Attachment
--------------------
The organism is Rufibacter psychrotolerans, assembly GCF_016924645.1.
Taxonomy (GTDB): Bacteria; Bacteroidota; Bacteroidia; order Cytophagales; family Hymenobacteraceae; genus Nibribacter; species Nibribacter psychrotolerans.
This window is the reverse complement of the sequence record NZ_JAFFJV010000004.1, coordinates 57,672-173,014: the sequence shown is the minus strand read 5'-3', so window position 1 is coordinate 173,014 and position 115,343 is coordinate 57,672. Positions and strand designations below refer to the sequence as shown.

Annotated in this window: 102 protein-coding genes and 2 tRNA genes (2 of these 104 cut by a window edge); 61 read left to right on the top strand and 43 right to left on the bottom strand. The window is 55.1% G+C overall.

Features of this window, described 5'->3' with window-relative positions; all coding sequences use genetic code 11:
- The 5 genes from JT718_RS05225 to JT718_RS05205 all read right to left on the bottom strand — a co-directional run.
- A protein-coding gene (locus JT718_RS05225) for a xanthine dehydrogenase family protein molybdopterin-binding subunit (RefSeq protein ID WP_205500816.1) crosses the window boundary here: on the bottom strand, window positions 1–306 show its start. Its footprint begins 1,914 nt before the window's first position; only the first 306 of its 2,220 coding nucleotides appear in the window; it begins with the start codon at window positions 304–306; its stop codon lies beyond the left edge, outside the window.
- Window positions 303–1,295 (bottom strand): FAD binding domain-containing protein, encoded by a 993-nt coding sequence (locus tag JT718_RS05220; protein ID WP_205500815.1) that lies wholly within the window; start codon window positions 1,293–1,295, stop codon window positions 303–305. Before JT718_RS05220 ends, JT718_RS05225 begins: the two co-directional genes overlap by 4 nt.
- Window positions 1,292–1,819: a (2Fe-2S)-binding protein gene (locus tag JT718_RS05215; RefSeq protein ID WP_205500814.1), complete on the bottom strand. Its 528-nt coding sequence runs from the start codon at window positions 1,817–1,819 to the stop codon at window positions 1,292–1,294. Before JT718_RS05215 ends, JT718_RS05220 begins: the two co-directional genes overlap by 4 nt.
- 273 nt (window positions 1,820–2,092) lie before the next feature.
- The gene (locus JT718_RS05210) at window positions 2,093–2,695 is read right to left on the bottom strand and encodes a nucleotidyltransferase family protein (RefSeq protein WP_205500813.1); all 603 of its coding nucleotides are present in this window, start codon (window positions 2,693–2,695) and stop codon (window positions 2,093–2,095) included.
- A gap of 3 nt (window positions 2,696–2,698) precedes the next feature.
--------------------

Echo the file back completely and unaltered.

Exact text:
The organism is Rufibacter psychrotolerans, assembly GCF_016924645.1.
Taxonomy (GTDB): Bacteria; Bacteroidota; Bacteroidia; order Cytophagales; family Hymenobacteraceae; genus Nibribacter; species Nibribacter psychrotolerans.
This window is the reverse complement of the sequence record NZ_JAFFJV010000004.1, coordinates 57,672-173,014: the sequence shown is the minus strand read 5'-3', so window position 1 is coordinate 173,014 and position 115,343 is coordinate 57,672. Positions and strand designations below refer to the sequence as shown.

Annotated in this window: 102 protein-coding genes and 2 tRNA genes (2 of these 104 cut by a window edge); 61 read left to right on the top strand and 43 right to left on the bottom strand. The window is 55.1% G+C overall.

Features of this window, described 5'->3' with window-relative positions; all coding sequences use genetic code 11:
- The 5 genes from JT718_RS05225 to JT718_RS05205 all read right to left on the bottom strand — a co-directional run.
- A protein-coding gene (locus JT718_RS05225) for a xanthine dehydrogenase family protein molybdopterin-binding subunit (RefSeq protein ID WP_205500816.1) crosses the window boundary here: on the bottom strand, window positions 1–306 show its start. Its footprint begins 1,914 nt before the window's first position; only the first 306 of its 2,220 coding nucleotides appear in the window; it begins with the start codon at window positions 304–306; its stop codon lies beyond the left edge, outside the window.
- Window positions 303–1,295 (bottom strand): FAD binding domain-containing protein, encoded by a 993-nt coding sequence (locus tag JT718_RS05220; protein ID WP_205500815.1) that lies wholly within the window; start codon window positions 1,293–1,295, stop codon window positions 303–305. Before JT718_RS05220 ends, JT718_RS05225 begins: the two co-directional genes overlap by 4 nt.
- Window positions 1,292–1,819: a (2Fe-2S)-binding protein gene (locus tag JT718_RS05215; RefSeq protein ID WP_205500814.1), complete on the bottom strand. Its 528-nt coding sequence runs from the start codon at window positions 1,817–1,819 to the stop codon at window positions 1,292–1,294. Before JT718_RS05215 ends, JT718_RS05220 begins: the two co-directional genes overlap by 4 nt.
- 273 nt (window positions 1,820–2,092) lie before the next feature.
- The gene (locus JT718_RS05210) at window positions 2,093–2,695 is read right to left on the bottom strand and encodes a nucleotidyltransferase family protein (RefSeq protein WP_205500813.1); all 603 of its coding nucleotides are present in this window, start codon (window positions 2,693–2,695) and stop codon (window positions 2,093–2,095) included.
- A gap of 3 nt (window positions 2,696–2,698) precedes the next feature.